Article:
Jacob's Ladder
by Ann E. Kottner

Look! Six months later
on a cold, almost-spring night
when the air holds breath like smoke,
two lances of light hurl themselves heavenward,
up and up
taller than the buildings whose absence they mark,
rising as those too too solid bodies fell,
converging finally to smash themselves as one
against the high and misty confines of earth.
"You can't see anything from here,"
the woman beside me on the corner says.
I turn to show her, shake her
As I am shaken, weeping
as I walk through the park
seeing that light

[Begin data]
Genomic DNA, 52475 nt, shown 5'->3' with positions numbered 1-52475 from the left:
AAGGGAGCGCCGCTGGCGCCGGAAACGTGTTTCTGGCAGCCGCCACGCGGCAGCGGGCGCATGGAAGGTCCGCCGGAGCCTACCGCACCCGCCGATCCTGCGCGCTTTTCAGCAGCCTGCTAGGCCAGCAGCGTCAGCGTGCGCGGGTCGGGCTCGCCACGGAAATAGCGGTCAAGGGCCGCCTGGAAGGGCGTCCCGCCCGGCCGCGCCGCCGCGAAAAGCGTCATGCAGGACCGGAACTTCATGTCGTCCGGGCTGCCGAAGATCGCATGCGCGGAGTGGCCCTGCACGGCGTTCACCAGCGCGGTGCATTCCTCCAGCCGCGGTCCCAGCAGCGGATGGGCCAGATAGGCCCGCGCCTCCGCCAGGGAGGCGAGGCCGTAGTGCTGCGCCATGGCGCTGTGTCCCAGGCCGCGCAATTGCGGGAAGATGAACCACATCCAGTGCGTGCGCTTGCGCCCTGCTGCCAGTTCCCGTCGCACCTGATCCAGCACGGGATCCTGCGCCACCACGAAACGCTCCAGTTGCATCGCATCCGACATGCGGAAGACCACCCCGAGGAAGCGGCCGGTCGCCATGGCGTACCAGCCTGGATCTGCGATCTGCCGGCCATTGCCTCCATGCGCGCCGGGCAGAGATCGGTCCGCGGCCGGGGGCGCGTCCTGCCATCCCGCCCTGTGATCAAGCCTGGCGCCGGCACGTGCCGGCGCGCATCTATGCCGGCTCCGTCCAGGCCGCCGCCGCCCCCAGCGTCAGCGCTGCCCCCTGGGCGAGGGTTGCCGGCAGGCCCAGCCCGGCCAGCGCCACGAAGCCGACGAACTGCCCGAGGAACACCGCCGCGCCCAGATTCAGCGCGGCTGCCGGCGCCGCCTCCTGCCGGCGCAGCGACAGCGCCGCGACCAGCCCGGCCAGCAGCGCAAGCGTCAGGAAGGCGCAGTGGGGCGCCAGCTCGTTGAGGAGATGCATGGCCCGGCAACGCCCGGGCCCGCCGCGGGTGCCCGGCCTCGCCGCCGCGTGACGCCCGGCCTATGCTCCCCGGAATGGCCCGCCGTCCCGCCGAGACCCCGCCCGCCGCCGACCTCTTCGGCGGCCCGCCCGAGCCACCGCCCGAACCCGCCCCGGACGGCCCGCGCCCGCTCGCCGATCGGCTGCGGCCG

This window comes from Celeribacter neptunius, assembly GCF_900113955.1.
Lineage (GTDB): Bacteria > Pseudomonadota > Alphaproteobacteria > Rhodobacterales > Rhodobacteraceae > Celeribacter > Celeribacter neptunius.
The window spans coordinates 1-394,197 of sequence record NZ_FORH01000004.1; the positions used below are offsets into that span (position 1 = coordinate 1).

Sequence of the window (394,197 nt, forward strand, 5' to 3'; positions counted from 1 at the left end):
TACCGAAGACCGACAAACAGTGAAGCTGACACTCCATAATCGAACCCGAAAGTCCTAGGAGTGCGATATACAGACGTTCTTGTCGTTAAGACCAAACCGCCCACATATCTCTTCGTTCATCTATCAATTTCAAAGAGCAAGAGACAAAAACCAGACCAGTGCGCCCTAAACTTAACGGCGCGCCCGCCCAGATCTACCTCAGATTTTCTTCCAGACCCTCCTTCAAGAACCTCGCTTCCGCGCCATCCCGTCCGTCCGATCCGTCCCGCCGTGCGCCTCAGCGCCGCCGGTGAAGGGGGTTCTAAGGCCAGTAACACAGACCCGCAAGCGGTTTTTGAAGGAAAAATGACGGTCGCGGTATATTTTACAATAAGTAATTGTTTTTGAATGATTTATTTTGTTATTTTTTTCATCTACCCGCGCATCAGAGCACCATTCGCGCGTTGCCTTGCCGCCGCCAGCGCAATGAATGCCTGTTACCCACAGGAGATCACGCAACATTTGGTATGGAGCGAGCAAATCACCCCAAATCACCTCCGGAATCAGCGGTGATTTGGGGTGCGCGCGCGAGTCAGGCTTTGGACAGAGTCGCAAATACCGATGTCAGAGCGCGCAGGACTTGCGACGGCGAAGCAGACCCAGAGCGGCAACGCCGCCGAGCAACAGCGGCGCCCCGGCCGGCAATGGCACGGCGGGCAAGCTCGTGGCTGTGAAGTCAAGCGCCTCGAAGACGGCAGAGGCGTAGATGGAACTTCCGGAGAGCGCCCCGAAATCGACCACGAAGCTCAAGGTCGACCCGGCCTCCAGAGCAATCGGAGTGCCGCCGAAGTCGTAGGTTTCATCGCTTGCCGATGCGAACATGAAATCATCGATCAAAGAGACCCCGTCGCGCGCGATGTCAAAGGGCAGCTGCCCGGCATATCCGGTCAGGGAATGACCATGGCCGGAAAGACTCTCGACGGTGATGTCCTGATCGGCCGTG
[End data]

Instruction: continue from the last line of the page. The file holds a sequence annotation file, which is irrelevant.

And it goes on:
behind where the Flatiron's prow cleaves way from way,
But she has already turned away, unseeing.
Still the light rises regardless, scattering itself against the field of stars, Warning, plea, gravemarker all at once.
I arrive home and find it looming where not long ago
the exclamatory comet hung like the omen
our ancestors thought it was.
I wonder if we have come that far, no matter
our light hides greater ones from our night gaze.
Who sees it out there? And what?
Two lights stabbing upward, joining finally, filled with souls and memory
a sign, a message:

Look what's happened here.

Help us! we are lost and stupid and proud,
and we cannot climb out of our own darkness.

Help us. Make us see.